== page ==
From Showtime and creator Ann Biderman comes an original series about the dark side of Hollywood: Ray Donovan. Starring Liev Schreiber, Jon Voight, Eddie Marsan, Dash Mihok, v, Pooch Hall, Kerris Dorsey, Devon Bagby, Steven Bauer, Hank Azaria, Ismael Cruz Cordova and Katherine Moennig the show will return for it’s fifth season in summer 2017.
Ray Donovan, a professional “fixer” for the rich and famous in LA, can make anyone’s problems disappear except those created by his own family.
Ever since it’s debut season, Ray Donovan has been creeping slowly away from the Hollywood fixer aspect of the series, to the darker family drama and firmly embedding itself in organised crime escapades. Season 4 was a strange beast, because it went as grim as it possibly could and also as happy and uplifting as the show has ever been. Ray is closer than ever with his wife, his kids, his brothers and even his father. Hell – when Ray and Mickey went on a road trip to do a job together I was ecstatic. I love the chemistry these two have and even though Ray still has this anger towards his dad, you start to see him letting the man back into the fold. That seemed to be the theme this year, as Ray is embracing his family more than ever as opposed to pushing them away from him and his business. For the first time ever, he even lets his wife know what he’s doing. No secrets anymore, Ray is finally being honest for the first time and it was nice to see him go that route this year.
As we kick off season 4, we are introduced right away to a new character in Hector Campos, a pro boxer played wonderfully by Ismael Cruz Cordova, who winds up helping Ray recover from the disastrous events of the season three finale. The two both have experiences dealing with bad priests and the bond they have throughout season 4 is fascinating, especially when Ray winds up dealing with Hector and his sister’s dark and tumultuous relationship. Cordova was a much needed addition to the show and the dynamic he brought to the tight-nit cast was a powerful one and really brought more attention to the boxing aspects of the series.
Hell – one of the main locations is Terry’s Gym, so why don’t we use it more? They did and it was awesome. Speaking of Terry, Eddie Marsan once again knocks it out of the park. He’s not in trouble with the law this year, but his character’s physical condition is rapidly deteriorating and although it’s depressing to see him get so weak, he plays Terry with such power and presence that you can’t help but chew up every scene he’s a part of. The new mentorship subplot this season is quite intriguing and I’m looking forward to expanding upon that in season 5.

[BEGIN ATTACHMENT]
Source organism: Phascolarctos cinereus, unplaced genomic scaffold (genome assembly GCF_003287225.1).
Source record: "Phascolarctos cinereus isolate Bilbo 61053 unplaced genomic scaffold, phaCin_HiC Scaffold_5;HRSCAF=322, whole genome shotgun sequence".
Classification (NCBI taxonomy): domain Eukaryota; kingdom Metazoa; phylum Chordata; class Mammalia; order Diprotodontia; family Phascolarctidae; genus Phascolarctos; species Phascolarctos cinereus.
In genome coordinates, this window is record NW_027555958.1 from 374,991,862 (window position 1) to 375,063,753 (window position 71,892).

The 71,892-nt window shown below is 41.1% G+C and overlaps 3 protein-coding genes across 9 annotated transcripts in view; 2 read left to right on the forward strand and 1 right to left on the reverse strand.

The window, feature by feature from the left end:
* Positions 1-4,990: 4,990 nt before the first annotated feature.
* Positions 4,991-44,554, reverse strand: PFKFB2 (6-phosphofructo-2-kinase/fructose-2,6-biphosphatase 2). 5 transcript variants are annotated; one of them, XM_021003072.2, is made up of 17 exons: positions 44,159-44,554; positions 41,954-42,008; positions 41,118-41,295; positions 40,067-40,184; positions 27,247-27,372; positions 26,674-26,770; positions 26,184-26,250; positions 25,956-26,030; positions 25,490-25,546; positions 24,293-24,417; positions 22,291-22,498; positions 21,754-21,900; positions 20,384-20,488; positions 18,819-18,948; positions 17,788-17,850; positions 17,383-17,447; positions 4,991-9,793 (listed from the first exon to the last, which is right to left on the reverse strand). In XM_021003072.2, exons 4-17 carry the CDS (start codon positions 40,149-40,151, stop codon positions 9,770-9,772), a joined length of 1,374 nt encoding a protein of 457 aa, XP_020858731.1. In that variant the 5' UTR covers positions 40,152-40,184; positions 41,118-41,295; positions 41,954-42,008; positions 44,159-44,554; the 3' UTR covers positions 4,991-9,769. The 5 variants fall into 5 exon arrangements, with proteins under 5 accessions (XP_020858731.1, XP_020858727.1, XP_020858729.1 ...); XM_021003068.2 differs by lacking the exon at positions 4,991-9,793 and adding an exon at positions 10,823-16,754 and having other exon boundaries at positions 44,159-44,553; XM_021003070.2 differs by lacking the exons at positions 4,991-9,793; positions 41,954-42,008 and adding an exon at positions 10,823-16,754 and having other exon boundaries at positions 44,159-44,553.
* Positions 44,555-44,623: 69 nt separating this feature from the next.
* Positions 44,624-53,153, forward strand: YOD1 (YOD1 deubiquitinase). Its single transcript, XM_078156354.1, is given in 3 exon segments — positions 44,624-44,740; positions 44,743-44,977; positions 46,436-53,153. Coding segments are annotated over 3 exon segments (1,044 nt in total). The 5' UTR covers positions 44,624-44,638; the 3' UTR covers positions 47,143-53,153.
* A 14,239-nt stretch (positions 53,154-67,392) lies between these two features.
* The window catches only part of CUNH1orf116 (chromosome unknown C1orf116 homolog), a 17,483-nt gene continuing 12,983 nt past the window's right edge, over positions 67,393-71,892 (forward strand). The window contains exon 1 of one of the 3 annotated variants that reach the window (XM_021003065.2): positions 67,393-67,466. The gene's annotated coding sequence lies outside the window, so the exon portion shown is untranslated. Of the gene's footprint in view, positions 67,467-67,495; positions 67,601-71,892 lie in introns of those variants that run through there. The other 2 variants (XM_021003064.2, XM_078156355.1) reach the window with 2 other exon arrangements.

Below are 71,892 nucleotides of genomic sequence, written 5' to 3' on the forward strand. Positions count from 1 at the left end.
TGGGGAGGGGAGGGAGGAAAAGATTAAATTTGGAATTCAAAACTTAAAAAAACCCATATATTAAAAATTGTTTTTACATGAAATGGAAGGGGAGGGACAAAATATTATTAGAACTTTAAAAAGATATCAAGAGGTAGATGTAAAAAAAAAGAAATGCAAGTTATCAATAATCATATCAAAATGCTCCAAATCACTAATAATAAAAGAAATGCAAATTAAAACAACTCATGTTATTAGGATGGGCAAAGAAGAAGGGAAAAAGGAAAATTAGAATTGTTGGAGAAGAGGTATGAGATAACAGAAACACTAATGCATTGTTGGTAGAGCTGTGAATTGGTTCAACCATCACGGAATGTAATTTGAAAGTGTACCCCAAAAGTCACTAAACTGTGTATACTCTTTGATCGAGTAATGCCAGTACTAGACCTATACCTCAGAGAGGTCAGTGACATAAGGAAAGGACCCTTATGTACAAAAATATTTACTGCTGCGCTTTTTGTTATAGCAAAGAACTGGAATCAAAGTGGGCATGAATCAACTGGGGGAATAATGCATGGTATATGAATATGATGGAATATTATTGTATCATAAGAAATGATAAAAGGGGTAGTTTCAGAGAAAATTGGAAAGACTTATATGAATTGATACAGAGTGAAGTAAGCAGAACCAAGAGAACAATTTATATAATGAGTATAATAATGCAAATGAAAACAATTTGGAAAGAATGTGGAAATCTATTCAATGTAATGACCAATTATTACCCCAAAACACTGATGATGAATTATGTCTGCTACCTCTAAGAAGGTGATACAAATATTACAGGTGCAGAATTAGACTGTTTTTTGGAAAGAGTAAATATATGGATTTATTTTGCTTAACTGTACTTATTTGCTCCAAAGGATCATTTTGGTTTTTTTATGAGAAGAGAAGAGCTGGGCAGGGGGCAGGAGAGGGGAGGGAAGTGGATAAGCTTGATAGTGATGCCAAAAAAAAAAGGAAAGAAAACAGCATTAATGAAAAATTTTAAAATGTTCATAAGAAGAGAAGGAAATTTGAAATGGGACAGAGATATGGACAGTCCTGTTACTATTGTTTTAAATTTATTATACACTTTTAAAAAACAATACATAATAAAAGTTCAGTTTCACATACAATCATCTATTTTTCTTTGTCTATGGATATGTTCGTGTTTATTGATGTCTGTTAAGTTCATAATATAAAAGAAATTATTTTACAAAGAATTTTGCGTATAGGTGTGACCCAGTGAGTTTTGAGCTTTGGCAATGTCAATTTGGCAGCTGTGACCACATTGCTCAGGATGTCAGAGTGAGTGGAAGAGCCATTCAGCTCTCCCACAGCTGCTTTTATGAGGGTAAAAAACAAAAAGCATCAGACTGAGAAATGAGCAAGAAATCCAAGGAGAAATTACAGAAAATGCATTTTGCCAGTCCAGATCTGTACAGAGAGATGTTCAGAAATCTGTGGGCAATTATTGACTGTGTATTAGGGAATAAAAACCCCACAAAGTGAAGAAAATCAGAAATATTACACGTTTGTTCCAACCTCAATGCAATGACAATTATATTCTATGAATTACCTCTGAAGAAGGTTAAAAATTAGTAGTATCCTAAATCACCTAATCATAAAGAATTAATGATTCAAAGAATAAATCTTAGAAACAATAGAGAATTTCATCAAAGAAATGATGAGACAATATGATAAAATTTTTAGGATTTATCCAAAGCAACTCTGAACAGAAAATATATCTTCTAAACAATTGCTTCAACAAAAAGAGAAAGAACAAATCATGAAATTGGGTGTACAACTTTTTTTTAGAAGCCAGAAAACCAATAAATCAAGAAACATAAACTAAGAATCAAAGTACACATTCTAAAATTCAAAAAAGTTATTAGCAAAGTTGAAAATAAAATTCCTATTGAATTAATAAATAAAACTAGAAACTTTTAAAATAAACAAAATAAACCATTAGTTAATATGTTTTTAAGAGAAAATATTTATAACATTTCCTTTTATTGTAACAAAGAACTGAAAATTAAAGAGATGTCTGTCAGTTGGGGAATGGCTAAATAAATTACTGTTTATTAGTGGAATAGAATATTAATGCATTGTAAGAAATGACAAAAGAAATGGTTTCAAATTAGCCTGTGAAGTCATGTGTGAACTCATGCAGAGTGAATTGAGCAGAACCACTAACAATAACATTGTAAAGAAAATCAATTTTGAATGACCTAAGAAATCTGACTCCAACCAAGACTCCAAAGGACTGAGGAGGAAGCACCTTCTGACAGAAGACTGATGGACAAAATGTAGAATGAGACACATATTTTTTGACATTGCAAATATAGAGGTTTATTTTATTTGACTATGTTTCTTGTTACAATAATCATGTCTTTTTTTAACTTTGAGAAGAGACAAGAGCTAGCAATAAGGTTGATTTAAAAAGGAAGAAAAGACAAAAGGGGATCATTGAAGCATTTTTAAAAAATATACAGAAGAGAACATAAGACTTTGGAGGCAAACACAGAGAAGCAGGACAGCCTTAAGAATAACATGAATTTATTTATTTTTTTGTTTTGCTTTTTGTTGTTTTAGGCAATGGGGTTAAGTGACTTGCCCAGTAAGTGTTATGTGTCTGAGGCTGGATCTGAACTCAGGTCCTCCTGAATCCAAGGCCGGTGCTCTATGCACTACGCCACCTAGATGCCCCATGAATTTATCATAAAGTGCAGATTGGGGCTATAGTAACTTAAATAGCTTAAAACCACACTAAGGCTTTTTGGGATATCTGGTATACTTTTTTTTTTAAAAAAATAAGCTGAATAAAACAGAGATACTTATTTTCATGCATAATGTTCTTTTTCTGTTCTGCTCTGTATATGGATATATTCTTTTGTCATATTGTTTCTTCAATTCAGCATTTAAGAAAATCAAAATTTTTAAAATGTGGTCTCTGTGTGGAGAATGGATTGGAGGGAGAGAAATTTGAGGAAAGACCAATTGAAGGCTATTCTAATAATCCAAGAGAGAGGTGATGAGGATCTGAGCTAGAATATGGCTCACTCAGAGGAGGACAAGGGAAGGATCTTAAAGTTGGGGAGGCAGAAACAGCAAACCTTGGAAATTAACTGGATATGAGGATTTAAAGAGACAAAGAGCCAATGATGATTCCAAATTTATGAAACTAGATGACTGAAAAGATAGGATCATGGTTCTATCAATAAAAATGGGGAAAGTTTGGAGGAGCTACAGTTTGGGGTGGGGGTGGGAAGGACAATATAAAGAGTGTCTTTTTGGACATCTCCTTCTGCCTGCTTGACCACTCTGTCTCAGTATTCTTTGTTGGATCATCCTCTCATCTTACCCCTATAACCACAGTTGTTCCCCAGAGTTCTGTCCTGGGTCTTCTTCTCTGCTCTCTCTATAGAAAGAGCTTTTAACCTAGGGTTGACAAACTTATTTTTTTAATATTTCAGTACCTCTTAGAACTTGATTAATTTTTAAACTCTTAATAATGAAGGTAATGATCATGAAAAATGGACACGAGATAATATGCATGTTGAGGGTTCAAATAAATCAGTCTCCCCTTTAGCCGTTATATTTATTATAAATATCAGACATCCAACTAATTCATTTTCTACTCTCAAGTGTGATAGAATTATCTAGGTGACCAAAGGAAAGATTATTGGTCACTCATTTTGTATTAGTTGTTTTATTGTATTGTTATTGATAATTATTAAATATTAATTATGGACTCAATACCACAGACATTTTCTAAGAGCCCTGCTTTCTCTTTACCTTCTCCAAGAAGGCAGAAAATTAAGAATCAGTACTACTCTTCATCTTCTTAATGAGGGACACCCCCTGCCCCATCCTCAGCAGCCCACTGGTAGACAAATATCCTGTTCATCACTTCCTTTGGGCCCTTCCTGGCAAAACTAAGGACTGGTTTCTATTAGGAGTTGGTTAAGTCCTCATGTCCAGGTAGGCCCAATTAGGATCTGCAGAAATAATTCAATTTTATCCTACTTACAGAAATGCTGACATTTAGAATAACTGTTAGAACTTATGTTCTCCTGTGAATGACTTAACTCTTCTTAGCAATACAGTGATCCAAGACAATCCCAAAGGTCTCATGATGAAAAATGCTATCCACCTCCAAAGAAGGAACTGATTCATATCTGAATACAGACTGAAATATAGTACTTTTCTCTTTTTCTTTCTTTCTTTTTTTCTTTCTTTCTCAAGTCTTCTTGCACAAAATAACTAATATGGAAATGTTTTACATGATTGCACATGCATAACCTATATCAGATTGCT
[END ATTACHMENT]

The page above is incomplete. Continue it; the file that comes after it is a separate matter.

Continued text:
While Liev Schreiber and Paula Malcomson’s onscreen relationship as Ray and Abby grew stronger than ever this season, Dash Mihok (Bunchy) and Alyssa Diaz (Teresa) went through a ton of turmoil. There’s a new baby in the mix, the two are married but things take some pretty dark and unexpected turns this season. I’m not sure I understood the direction that the writers took this couple… I just want Bunchy to be happy – can they give the dude a break for once? Seriously. I would be OK if they just gave the man a season of happiness. Jon Voight’s portrayal of Mickey was an all-time high this year. His time working at the Casino earlier in the season was damn near comedic gold. The stunt he tries to pull while ripping off the owner played by Buffalo Bill himself Ted Levine, was hysterical. Night vision goggles, a meth-head who cuts the power, it’s like I was watching an episode written by Danny McBride and Jody Hill.
Can we all just take a moment and give Hank Azaria a round of applause. Yes he’s back. Did you really think they’d get rid of him? Hell no. He’s recording a covers album, he manages to get Ray to sing Karaoke at one point and he’s just so damn funny that the Emmy he won a week ago isn’t even enough – I wish we had him for longer stints on this show. He’s that good. Ray Donovan as a series really shines when it injects that black comedy into the mix, because without it the show can come off as a little too depressing. There’s people getting shot in the face this season, baseball bats connecting with skulls and more. The most shocking aspect considering all of the violence is how the season finale wraps up. I didn’t see that result coming but I’m happy it played out as it did. Ray Donovan season five will apparently be revisiting the Hollywood aspect more than ever so I’m curious to see how it plays out considering the season four finale almost came off like a series closer.
Latest posts by Keven Skinner (see all)
- Overlord: Relive The Best & Most Harrowing Opening Scene of 2018 (4K Blu-ray Review) - February 19, 2019
- Bumblebee Blu-ray Release Date & Special Features Revealed - February 18, 2019
- Overlord 4K UHD Blu-ray Giveaway! - February 18, 2019